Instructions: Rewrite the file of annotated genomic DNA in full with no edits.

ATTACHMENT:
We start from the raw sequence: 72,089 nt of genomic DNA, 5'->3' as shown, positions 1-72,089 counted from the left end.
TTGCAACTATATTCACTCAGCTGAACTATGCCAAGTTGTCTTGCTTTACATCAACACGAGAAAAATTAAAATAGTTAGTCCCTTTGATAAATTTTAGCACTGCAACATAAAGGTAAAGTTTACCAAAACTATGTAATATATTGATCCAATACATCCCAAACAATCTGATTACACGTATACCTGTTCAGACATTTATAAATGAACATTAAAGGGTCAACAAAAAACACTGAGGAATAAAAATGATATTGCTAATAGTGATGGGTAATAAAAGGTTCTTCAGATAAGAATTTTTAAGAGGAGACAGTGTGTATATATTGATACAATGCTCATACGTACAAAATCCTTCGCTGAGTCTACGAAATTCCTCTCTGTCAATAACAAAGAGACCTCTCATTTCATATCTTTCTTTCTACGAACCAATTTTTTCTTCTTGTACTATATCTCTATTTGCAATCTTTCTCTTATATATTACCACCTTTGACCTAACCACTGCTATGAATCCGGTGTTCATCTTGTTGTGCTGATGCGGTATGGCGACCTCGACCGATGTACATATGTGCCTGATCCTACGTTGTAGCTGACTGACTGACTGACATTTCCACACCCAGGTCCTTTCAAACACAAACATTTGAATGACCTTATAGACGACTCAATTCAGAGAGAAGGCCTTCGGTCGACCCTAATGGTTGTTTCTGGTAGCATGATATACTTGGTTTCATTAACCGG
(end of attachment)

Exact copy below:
We start from the raw sequence: 72,089 nt of genomic DNA, 5'->3' as shown, positions 1-72,089 counted from the left end.
TTGCAACTATATTCACTCAGCTGAACTATGCCAAGTTGTCTTGCTTTACATCAACACGAGAAAAATTAAAATAGTTAGTCCCTTTGATAAATTTTAGCACTGCAACATAAAGGTAAAGTTTACCAAAACTATGTAATATATTGATCCAATACATCCCAAACAATCTGATTACACGTATACCTGTTCAGACATTTATAAATGAACATTAAAGGGTCAACAAAAAACACTGAGGAATAAAAATGATATTGCTAATAGTGATGGGTAATAAAAGGTTCTTCAGATAAGAATTTTTAAGAGGAGACAGTGTGTATATATTGATACAATGCTCATACGTACAAAATCCTTCGCTGAGTCTACGAAATTCCTCTCTGTCAATAACAAAGAGACCTCTCATTTCATATCTTTCTTTCTACGAACCAATTTTTTCTTCTTGTACTATATCTCTATTTGCAATCTTTCTCTTATATATTACCACCTTTGACCTAACCACTGCTATGAATCCGGTGTTCATCTTGTTGTGCTGATGCGGTATGGCGACCTCGACCGATGTACATATGTGCCTGATCCTACGTTGTAGCTGACTGACTGACTGACATTTCCACACCCAGGTCCTTTCAAACACAAACATTTGAATGACCTTATAGACGACTCAATTCAGAGAGAAGGCCTTCGGTCGACCCTAATGGTTGTTTCTGGTAGCATGATATACTTGGTTTCATTAACCGG